The humorous stops right here... bring on the terror!!!

It was the start of a great reading story of me with Dean Koontz's novels. I love his style of making books, those cool details that they repeat on each book in some way or other.

And maybe because it was the first that I read, but this novel keeps to be my favorite book of Koontz and my favorite horror novel. If you ever had the bad experience of watching the dreadful film based on this book, please, don't let that that keep you away from the wonderful experience of reading this masterpiece of literature on the horror genre.

Snowfield, a typical American town where in one night, everybody just dissapeared, every single person and animal are nowhere to be found, a real "ghost" town that was full of life just one day before. The young Dr. Jenny Paige along with her younger sister, Lisa, will have to explore this deserted town and try to find a clue of what happened.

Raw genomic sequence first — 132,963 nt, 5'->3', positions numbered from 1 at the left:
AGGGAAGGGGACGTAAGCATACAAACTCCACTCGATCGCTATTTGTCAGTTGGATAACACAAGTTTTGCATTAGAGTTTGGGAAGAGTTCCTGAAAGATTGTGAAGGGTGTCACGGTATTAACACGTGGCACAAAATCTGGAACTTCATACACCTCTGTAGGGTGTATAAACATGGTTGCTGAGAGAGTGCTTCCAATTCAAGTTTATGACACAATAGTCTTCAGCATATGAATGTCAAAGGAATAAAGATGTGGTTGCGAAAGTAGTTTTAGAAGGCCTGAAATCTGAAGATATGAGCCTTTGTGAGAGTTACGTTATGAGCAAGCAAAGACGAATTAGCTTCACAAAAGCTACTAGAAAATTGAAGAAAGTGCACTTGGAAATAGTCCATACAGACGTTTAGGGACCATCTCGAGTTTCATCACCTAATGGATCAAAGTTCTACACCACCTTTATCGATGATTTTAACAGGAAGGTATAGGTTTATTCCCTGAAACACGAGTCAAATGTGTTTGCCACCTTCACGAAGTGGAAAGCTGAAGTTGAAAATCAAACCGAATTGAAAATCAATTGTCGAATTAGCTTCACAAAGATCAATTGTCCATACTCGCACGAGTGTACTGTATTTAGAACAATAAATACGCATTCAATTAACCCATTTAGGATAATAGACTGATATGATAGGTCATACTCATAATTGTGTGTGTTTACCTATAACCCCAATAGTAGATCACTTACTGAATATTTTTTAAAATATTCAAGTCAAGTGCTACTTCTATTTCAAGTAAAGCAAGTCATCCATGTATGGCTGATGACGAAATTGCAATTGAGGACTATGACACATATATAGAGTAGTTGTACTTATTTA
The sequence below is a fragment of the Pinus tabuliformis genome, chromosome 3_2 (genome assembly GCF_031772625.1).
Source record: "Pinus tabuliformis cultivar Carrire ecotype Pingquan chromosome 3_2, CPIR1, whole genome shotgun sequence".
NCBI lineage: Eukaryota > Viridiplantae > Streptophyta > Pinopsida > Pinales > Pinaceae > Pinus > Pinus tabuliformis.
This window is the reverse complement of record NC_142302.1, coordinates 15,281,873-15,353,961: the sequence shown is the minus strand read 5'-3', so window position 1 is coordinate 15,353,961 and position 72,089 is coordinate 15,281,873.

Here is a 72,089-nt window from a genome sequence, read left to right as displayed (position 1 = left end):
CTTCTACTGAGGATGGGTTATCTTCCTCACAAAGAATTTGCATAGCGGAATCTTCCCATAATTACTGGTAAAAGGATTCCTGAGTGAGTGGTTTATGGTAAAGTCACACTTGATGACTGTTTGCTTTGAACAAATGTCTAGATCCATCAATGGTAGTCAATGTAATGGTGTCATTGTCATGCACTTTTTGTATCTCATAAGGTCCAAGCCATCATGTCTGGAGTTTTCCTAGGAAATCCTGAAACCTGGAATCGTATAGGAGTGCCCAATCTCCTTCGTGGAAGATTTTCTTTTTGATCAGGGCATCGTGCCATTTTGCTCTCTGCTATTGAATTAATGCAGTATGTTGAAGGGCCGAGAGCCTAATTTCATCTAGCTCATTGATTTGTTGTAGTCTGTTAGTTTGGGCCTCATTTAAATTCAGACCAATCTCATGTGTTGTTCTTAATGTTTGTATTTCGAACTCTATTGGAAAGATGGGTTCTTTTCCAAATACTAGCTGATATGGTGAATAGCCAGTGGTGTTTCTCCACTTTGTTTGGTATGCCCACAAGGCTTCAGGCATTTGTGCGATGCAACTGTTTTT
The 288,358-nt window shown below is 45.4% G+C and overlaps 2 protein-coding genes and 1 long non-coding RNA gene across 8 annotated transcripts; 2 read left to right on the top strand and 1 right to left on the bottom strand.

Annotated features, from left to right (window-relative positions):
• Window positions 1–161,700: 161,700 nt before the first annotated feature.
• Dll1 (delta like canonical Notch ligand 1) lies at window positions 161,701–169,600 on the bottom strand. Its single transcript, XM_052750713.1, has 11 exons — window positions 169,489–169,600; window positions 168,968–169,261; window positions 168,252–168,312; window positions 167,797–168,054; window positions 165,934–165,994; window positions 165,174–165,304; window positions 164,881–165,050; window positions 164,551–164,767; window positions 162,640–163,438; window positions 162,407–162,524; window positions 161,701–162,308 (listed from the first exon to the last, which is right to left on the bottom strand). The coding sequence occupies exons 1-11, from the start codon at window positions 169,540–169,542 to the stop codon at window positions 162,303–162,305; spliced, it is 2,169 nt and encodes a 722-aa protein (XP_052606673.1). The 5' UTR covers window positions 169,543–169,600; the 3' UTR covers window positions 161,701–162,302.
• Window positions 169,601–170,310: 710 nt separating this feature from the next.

Welcome to Snowfield. You wouldn't be able to leave!

Jonathan Janz

I'm fiercely competitive. Like, ridiculously competitive. To the point where I choose a favorite, and from that point on I'm squarely behind that favorite until the bitter end.

The Chicago Cubs.

Star Wars.

Stephen King.

You get the picture.

Problem is, this causes me to miss out on things that threaten the supremacy of my favorites. For several months I avoided The Lord of the Rings movies because I was afraid they'd be better than the original Star Wars trilogy. Then, when they were better, I decided to avoid watching the Harry Potter movies because they represented a new threat to my new cinematic darling. Eventually, I broke down and watched the Harry Potter films (after reading the books with my firstborn), and now I'm a diehard Harry Potter fan, as well as a diehard Lord of the Rings fan, as well as a diehard Star Wars fan. It really shouldn't have been this complicated, but what can I say? I have problems.

Speaking of problems...